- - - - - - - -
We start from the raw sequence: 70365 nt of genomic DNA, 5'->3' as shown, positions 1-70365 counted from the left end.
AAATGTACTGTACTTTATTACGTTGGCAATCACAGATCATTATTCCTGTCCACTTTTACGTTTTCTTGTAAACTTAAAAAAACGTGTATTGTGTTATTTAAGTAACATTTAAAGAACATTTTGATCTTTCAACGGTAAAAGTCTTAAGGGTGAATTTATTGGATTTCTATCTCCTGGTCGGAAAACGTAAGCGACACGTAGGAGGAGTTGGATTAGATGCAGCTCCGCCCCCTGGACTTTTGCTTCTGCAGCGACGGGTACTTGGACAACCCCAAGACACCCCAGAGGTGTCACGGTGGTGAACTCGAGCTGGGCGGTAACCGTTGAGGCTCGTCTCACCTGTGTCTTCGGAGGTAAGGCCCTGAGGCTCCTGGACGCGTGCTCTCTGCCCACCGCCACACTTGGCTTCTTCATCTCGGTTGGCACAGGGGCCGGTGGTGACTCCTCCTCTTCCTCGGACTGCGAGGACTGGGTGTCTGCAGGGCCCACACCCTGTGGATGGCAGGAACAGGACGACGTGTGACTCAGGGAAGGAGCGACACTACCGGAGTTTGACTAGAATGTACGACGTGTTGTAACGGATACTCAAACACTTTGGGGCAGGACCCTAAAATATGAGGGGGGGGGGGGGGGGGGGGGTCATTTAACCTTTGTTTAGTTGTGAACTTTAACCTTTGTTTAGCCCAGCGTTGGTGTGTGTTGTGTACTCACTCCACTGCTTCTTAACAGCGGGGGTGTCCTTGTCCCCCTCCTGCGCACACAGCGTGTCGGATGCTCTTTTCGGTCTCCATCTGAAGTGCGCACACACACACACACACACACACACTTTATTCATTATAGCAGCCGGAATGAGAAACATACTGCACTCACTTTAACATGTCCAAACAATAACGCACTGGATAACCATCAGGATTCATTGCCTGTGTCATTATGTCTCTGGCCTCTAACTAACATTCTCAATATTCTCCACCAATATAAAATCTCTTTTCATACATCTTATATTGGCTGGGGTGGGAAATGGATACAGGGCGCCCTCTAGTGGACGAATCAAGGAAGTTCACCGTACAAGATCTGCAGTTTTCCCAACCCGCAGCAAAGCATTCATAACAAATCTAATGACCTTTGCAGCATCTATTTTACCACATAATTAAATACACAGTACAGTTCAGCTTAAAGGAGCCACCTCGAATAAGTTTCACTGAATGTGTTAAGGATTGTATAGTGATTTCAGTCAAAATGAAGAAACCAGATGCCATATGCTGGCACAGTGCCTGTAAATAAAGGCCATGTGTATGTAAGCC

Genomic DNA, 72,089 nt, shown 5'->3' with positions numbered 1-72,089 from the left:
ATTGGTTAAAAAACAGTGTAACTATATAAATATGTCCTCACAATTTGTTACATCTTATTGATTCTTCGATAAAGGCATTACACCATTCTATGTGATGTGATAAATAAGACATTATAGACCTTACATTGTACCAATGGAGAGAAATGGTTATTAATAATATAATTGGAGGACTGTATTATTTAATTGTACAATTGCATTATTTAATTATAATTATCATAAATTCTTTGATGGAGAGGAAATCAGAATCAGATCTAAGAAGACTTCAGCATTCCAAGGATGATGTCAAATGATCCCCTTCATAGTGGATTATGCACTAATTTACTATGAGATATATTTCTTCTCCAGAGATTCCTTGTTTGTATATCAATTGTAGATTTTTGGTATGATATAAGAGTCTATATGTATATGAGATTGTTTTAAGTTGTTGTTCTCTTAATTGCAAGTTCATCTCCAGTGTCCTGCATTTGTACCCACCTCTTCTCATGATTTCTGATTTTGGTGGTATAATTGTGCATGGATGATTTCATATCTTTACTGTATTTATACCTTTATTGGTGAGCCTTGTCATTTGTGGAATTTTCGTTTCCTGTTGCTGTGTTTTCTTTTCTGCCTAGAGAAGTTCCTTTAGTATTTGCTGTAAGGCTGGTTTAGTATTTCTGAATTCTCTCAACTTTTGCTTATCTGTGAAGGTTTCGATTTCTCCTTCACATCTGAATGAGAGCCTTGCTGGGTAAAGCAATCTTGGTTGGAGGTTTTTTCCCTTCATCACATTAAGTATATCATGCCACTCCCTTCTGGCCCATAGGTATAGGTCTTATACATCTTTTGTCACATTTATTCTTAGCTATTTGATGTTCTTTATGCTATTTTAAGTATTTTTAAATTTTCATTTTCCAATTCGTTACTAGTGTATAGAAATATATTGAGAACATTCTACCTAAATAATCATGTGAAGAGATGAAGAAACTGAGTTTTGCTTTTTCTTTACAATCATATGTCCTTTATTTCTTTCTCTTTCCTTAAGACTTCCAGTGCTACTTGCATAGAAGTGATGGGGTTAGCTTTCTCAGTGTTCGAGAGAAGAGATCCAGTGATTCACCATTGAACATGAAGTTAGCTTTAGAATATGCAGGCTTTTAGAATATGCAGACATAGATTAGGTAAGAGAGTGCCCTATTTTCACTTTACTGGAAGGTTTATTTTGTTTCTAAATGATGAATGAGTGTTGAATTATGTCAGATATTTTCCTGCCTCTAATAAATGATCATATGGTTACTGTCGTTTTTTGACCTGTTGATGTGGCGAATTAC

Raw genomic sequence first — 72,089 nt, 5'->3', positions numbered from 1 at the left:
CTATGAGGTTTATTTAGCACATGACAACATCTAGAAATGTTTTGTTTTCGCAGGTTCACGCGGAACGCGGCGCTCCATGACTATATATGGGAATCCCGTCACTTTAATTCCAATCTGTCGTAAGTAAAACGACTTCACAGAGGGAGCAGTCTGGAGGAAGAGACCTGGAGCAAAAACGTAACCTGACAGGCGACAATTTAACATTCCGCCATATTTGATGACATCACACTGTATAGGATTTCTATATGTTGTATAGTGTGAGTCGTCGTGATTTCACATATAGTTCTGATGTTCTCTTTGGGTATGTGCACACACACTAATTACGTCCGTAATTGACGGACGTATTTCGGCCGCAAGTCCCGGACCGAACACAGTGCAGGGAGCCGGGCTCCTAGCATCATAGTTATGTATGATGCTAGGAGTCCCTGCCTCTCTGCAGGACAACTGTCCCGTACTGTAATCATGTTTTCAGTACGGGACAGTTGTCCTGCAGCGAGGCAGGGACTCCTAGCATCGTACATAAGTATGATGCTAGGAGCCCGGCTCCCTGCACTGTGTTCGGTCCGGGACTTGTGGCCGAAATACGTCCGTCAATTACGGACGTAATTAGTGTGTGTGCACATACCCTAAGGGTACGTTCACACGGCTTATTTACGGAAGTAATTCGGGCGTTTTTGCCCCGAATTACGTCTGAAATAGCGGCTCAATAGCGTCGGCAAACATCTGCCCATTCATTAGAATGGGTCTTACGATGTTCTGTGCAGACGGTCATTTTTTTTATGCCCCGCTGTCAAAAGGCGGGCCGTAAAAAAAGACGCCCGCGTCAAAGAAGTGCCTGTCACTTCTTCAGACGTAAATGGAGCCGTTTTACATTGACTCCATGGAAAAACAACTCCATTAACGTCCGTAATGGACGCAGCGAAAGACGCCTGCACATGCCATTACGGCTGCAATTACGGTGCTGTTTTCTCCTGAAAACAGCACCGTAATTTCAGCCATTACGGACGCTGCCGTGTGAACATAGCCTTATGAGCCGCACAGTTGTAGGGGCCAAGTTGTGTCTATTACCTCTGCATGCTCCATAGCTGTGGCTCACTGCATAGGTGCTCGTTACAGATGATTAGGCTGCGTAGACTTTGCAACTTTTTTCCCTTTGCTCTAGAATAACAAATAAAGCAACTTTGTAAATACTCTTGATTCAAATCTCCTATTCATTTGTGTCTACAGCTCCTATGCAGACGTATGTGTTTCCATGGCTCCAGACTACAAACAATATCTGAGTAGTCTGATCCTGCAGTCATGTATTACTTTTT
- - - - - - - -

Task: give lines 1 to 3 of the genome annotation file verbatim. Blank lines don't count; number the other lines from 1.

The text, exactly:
We start from the raw sequence: 70365 nt of genomic DNA, 5'->3' as shown, positions 1-70365 counted from the left end.
AAATGTACTGTACTTTATTACGTTGGCAATCACAGATCATTATTCCTGTCCACTTTTACGTTTTCTTGTAAACTTAAAAAAACGTGTATTGTGTTATTTAAGTAACATTTAAAGAACATTTTGATCTTTCAACGGTAAAAGTCTTAAGGGTGAATTTATTGGATTTCTATCTCCTGGTCGGAAAACGTAAGCGACACGTAGGAGGAGTTGGATTAGATGCAGCTCCGCCCCCTGGACTTTTGCTTCTGCAGCGACGGGTACTTGGACAACCCCAAGACACCCCAGAGGTGTCACGGTGGTGAACTCGAGCTGGGCGGTAACCGTTGAGGCTCGTCTCACCTGTGTCTTCGGAGGTAAGGCCCTGAGGCTCCTGGACGCGTGCTCTCTGCCCACCGCCACACTTGGCTTCTTCATCTCGGTTGGCACAGGGGCCGGTGGTGACTCCTCCTCTTCCTCGGACTGCGAGGACTGGGTGTCTGCAGGGCCCACACCCTGTGGATGGCAGGAACAGGACGACGTGTGACTCAGGGAAGGAGCGACACTACCGGAGTTTGACTAGAATGTACGACGTGTTGTAACGGATACTCAAACACTTTGGGGCAGGACCCTAAAATATGAGGGGGGGGGGGGGGGGGGGGGTCATTTAACCTTTGTTTAGTTGTGAACTTTAACCTTTGTTTAGCCCAGCGTTGGTGTGTGTTGTGTACTCACTCCACTGCTTCTTAACAGCGGGGGTGTCCTTGTCCCCCTCCTGCGCACACAGCGTGTCGGATGCTCTTTTCGGTCTCCATCTGAAGTGCGCACACACACACACACACACACACACTTTATTCATTATAGCAGCCGGAATGAGAAACATACTGCACTCACTTTAACATGTCCAAACAATAACGCACTGGATAACCATCAGGATTCATTGCCTGTGTCATTATGTCTCTGGCCTCTAACTAACATTCTCAATATTCTCCACCAATATAAAATCTCTTTTCATACATCTTATATTGGCTGGGGTGGGAAATGGATACAGGGCGCCCTCTAGTGGACGAATCAAGGAAGTTCACCGTACAAGATCTGCAGTTTTCCCAACCCGCAGCAAAGCATTCATAACAAATCTAATGACCTTTGCAGCATCTATTTTACCACATAATTAAATACACAGTACAGTTCAGCTTAAAGGAGCCACCTCGAATAAGTTTCACTGAATGTGTTAAGGATTGTATAGTGATTTCAGTCAAAATGAAGAAACCAGATGCCATATGCTGGCACAGTGCCTGTAAATAAAGGCCATGTGTATGTAAGCC

Genomic DNA, 72,089 nt, shown 5'->3' with positions numbered 1-72,089 from the left: